“Ayrshire College is proactive in tackling substance misuse and promoting prevention. As well as advising students on prevention, the College follows NHS Addiction Services approaches to providing information for the minority of people who choose to use drugs.

“If prevention doesn’t work and people take drugs, it is important for them to know how to minimise the negative impact on their health.

“This leaflet, and others like it, is readily available in many public places such as doctors’ surgeries, and other health and community settings.”

The college was formed in 2013 from a merger of Ayr College with Kilmarnock College and the Kilwinning and Largs campuses of James Watt College.

A 2015 study found that around 4 per cent of British people aged between 15 and 34 had taken cocaine in the past year.

A study in the same year found almost 19 per cent of 16-19 year-olds had used illicit drugs in the same period.

Dr Neil McKeganey, Director at the Centre for Substance Use Research in Glasgow, said: “Quite frankly I am staggered that an educational institution should be circulating these suggestions to students which in effect condone and normalise illegal drug use.

“There are a variety of health agencies which can provide information to students on the dangers of drug use and the contact details of services individual students could contact should they get into difficulty as a result of using illegal drugs.

“No educational setting should be advising students how they might use these various dangerous and illegal drugs. What they do have a responsibility for is discouraging students from using these drugs, supporting those who are at risk of such drug use and providing access to student health services to those who get into difficulty as a result of their drug use.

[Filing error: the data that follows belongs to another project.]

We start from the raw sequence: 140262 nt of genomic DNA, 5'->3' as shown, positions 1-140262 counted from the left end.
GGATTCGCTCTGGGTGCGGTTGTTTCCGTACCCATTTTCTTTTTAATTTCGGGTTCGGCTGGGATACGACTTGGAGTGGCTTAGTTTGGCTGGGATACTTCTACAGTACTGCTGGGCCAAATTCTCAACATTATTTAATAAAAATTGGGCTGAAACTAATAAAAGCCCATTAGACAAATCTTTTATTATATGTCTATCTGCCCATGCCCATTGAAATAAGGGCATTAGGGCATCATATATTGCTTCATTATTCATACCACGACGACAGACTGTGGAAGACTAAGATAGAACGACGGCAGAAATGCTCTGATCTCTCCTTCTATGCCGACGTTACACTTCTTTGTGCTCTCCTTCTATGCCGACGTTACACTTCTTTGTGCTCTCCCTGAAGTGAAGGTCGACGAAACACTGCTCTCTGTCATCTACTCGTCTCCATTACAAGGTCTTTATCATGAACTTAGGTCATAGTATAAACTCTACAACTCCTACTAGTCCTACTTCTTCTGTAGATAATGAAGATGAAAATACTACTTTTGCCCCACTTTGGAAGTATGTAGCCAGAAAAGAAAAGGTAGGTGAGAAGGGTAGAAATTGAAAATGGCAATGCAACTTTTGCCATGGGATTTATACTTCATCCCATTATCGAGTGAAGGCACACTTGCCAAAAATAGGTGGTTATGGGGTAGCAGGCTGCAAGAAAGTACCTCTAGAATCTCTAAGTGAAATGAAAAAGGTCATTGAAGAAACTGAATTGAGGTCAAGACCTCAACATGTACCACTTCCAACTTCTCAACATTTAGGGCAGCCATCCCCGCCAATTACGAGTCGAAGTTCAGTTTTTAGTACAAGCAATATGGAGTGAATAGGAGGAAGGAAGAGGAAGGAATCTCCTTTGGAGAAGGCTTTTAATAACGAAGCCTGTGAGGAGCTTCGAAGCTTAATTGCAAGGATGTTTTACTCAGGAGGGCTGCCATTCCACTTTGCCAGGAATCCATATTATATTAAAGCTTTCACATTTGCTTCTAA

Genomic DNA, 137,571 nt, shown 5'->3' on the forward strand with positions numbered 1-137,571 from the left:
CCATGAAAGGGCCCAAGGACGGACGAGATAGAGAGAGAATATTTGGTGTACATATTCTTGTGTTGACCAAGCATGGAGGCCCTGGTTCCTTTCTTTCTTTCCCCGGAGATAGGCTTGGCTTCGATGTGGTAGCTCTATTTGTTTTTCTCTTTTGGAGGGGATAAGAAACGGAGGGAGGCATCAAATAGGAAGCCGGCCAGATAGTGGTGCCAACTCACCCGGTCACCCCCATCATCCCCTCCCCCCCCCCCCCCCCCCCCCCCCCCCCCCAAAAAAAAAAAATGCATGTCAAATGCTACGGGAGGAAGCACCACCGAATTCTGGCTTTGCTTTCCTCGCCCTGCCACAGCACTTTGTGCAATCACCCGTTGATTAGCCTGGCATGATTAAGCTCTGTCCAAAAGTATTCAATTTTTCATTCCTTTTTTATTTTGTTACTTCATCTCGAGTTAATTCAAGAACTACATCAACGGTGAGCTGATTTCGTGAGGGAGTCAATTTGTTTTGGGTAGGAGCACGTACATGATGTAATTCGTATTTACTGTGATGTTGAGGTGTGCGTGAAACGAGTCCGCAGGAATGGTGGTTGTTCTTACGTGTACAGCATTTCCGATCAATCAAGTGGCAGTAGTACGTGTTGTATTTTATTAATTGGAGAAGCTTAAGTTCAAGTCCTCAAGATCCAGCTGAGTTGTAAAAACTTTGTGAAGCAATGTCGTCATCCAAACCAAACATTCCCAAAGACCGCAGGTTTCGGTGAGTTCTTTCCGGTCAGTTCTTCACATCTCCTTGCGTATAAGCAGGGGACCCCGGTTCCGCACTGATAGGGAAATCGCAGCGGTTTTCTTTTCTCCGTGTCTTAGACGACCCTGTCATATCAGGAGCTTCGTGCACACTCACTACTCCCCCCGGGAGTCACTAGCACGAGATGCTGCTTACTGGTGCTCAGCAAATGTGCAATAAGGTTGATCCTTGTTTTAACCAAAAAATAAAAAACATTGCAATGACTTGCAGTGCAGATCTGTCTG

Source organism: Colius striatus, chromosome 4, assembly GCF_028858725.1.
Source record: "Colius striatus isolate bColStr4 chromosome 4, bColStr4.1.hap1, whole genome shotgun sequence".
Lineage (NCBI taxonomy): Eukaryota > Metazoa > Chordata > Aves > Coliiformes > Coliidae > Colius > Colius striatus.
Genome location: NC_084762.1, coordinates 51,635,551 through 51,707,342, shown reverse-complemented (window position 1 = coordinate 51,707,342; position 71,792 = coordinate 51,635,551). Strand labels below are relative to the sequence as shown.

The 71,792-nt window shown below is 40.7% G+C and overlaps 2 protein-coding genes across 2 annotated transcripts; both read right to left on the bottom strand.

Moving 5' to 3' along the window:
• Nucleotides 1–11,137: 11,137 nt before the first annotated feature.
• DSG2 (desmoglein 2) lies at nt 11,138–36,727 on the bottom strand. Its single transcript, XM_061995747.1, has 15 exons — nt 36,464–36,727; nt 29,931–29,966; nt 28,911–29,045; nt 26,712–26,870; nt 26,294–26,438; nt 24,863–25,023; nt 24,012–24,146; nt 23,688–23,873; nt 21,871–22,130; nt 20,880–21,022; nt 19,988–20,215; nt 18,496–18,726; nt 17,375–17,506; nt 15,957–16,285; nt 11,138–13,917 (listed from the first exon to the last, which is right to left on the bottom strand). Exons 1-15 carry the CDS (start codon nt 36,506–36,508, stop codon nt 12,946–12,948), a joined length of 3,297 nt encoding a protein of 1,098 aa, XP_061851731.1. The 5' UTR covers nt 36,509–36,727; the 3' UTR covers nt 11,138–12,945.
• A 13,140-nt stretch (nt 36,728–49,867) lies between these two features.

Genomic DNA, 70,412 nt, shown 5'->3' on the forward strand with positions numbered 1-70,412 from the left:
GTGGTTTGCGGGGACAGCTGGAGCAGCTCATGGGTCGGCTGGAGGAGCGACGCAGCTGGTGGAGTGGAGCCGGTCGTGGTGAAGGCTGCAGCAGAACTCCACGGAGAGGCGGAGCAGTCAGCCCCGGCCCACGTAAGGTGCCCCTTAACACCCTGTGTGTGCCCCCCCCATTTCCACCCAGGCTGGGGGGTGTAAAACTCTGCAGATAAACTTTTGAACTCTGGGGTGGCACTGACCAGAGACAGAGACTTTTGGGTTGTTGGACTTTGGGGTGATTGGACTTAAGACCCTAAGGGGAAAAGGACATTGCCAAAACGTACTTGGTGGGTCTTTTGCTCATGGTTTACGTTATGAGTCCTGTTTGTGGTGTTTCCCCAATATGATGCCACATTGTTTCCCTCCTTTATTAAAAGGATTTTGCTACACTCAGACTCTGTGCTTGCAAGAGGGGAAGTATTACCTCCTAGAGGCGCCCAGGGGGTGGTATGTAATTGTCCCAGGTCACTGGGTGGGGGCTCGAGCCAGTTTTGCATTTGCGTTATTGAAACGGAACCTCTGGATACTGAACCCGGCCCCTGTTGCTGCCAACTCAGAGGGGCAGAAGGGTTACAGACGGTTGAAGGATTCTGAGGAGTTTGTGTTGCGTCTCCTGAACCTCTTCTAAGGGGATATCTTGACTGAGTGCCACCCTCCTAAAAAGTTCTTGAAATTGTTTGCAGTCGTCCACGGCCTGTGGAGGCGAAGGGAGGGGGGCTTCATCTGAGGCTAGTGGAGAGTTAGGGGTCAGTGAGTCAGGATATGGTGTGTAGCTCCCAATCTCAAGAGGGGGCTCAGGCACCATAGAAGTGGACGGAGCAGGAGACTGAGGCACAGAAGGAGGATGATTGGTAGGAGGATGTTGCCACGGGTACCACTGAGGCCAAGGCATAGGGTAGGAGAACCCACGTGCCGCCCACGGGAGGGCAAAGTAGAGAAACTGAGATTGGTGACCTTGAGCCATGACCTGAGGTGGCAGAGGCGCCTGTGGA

“Ecstasy and cocaine are both highly dangerous substances- the provision of information on how to use these drugs placing students at increased risk of harm is entirely wrong and the educational institution involved should desist from circulating such advice.”


Scottish Conservative shadow justice secretary Douglas Ross said: “This is an unconventional method of educating about drugs and runs the risk of making drug use seem acceptable.

“While fresh ideas are needed in order to tackle the unhealthy relationship between youngsters and drugs, the consequences have to be fully thought through.

“There is a fine line between educating about the use of drugs and promoting its use. This perhaps goes too far and crosses that line.”

Ayrshire College confirmed the leaflets were produced by substance use charity substance.org.uk.

Alan Matthews, an educationalist at the charity said: “It is very well trying to tell people to say ‘no’ to drugs, but many have already said ‘yes.’

“We certainly don’t want to encourage drug use, but these leaflets shouldn’t be contentious, we need a dialogue.

“Campaigns about saying no to drugs can be counterproductive, they are easily ignored. This is about trying to reduce the harm from substance use, it’s common sense.”